Ed 'Snoozer' Quinn (1906-1952)
The name of Ed 'Snoozer' Quinn does not pop up frequently in the few historical overviews of the development of jazz guitar playing, therefore the general public interested in the subject mostly has been unaware of this legendary guitarist. In general, people interested in the development of the jazz guitar will mention Eddie Lang and Lonnie Johnson as the originators, next they will point out Carl Kress, Dick McDonough, Teddy Bunn, Al Casey and perhaps a couple of lesser known early American guitarplayers excelling in jazz, but only few will mention Snoozer Quinn before stating that 'the real thing' concerning jazz guitar started, when Charlie Christian entered the scene. Of course, with the back against the wall, most people also will mention Django Reinhardt as a non-American genius that paved the way for the post-Christian development of the jazz guitar, at the same time neglecting Django's great contemporary, Oscar Alemán, and at least a dozen others non-American players of the instrument, forgotten masters of a dusky past enlightened in the general American way of understanding things.
Had it not been for the personal efforts of Johnny Wiggs, trumpeter and founder of the New Orleans Jazz Club in 1946, our knowledge of Snoozer Quinn's mastering of the jazz guitar playing would not have been able to document by recordings.
Towards the end of his short life, Snoozer Quinn was hospitalizied after having contracted tuberculosis. During his stay at a New orleans hospital he was recorded by his friend and admirer, Johnny Wiggs. These recordings made on a non-professional equipment are true impromtu sessions by a master of a guitar playing style that both reflects the influence of Lang, Kress and McDonough, but nontheless is a personally developed way of playing that is unparalleled by his contemporaries.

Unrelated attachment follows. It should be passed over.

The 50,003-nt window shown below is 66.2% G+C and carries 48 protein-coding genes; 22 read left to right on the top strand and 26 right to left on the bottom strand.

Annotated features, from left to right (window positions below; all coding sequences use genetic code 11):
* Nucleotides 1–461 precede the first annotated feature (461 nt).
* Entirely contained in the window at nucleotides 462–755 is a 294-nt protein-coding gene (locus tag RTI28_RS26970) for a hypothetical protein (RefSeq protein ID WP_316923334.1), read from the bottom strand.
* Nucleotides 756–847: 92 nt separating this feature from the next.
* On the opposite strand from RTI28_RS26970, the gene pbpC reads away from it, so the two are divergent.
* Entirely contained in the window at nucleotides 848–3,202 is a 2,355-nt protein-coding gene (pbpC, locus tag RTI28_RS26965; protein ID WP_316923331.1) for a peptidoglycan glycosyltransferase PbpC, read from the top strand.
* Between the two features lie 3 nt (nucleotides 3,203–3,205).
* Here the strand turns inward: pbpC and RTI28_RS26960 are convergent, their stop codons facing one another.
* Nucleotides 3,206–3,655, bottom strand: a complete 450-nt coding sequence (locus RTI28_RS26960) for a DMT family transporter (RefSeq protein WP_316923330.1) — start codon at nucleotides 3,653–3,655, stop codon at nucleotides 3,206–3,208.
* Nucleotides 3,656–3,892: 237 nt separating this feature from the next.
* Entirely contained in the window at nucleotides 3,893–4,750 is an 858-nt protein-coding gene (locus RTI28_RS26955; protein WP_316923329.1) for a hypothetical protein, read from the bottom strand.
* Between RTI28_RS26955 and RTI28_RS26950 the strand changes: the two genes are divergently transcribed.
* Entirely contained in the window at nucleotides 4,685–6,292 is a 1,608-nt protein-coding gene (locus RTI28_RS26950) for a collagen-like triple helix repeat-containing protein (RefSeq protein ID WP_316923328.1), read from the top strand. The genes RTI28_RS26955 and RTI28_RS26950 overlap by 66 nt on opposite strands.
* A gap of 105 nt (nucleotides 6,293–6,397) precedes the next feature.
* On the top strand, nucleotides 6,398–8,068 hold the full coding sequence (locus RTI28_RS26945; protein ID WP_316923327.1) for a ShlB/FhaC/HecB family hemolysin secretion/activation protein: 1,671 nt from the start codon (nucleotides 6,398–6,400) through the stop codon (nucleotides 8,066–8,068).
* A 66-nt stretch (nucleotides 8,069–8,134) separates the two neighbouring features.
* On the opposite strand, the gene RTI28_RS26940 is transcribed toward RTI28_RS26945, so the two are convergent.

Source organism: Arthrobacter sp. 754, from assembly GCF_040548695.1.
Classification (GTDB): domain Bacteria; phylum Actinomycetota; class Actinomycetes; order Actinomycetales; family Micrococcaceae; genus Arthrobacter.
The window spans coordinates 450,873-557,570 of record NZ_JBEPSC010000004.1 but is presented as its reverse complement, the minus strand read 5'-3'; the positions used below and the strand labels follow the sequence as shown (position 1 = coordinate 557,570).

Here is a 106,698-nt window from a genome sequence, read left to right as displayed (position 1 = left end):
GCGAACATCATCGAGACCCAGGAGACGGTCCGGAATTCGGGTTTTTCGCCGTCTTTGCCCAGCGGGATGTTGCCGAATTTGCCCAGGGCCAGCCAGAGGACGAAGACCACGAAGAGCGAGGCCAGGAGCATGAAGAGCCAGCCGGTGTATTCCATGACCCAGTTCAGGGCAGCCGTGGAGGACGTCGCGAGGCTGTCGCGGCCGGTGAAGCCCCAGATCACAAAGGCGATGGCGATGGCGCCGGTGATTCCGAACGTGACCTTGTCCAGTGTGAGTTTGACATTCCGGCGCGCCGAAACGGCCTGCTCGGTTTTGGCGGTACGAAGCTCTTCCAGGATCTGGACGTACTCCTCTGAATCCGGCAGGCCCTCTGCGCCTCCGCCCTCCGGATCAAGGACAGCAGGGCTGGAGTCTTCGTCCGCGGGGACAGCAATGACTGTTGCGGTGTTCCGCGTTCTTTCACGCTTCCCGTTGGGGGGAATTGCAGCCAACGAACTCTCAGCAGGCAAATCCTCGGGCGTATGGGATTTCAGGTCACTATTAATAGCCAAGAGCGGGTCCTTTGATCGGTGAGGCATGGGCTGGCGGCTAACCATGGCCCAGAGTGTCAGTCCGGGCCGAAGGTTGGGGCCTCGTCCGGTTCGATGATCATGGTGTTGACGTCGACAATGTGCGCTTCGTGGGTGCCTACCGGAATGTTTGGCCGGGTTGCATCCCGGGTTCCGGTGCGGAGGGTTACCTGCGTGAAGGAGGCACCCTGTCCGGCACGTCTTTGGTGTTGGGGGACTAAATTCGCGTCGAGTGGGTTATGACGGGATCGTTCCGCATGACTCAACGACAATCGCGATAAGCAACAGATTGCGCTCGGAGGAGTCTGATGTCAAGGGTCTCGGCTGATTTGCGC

Quinn got his nickname, 'Snoozer', when working as an accompanist to Bing Crosby during the late 1920'ies. Before this job he had been a member of Peck Kelley's Bad Boys for some time, but it was not until he was introduced to Paul Whiteman in 1929 that he would get into the spotlight for a nine month engagement with Whiteman's orchestra. During this period he was introduced to and became friends with the stars of the Whiteman organization: Bix, Tram, Tea and the rest, taking over Eddie Lang's chair and excelling amazing guitar wizardry, unfortunately not documented by recordings of the period, even though Snoozer participated in a few recording sessions by the Whiteman orchestra in 1929 - the sound of his instrument never came through to the microphone. After this short stint with the stars of New York jazz, Snoozer gradually withdraw from the music scene due to poor health, he settled in New Orleans and spent the rest of his life in oblivion until Johnny Wiggs visited and recorded him at a hospital in that city.
Some of Johnny Wiggs' personal recordings of Snoozer Quinn have been issued on a LP in 1969 (Fat Cat Jazz, 104), but to my knowledge they have not been released in the cd format, yet. Luckily, we are able to listen to Johnny Wiggs'recordings of Snoozer Quinn at the great website of the Louisiana Digital Library.
Another website dedicated to Snoozer Quinn also has audio samples from the Johnny Wiggs recordings and may be reached clicking here
Enjoy Snoozer in his rendition of "Out Of Nowhere"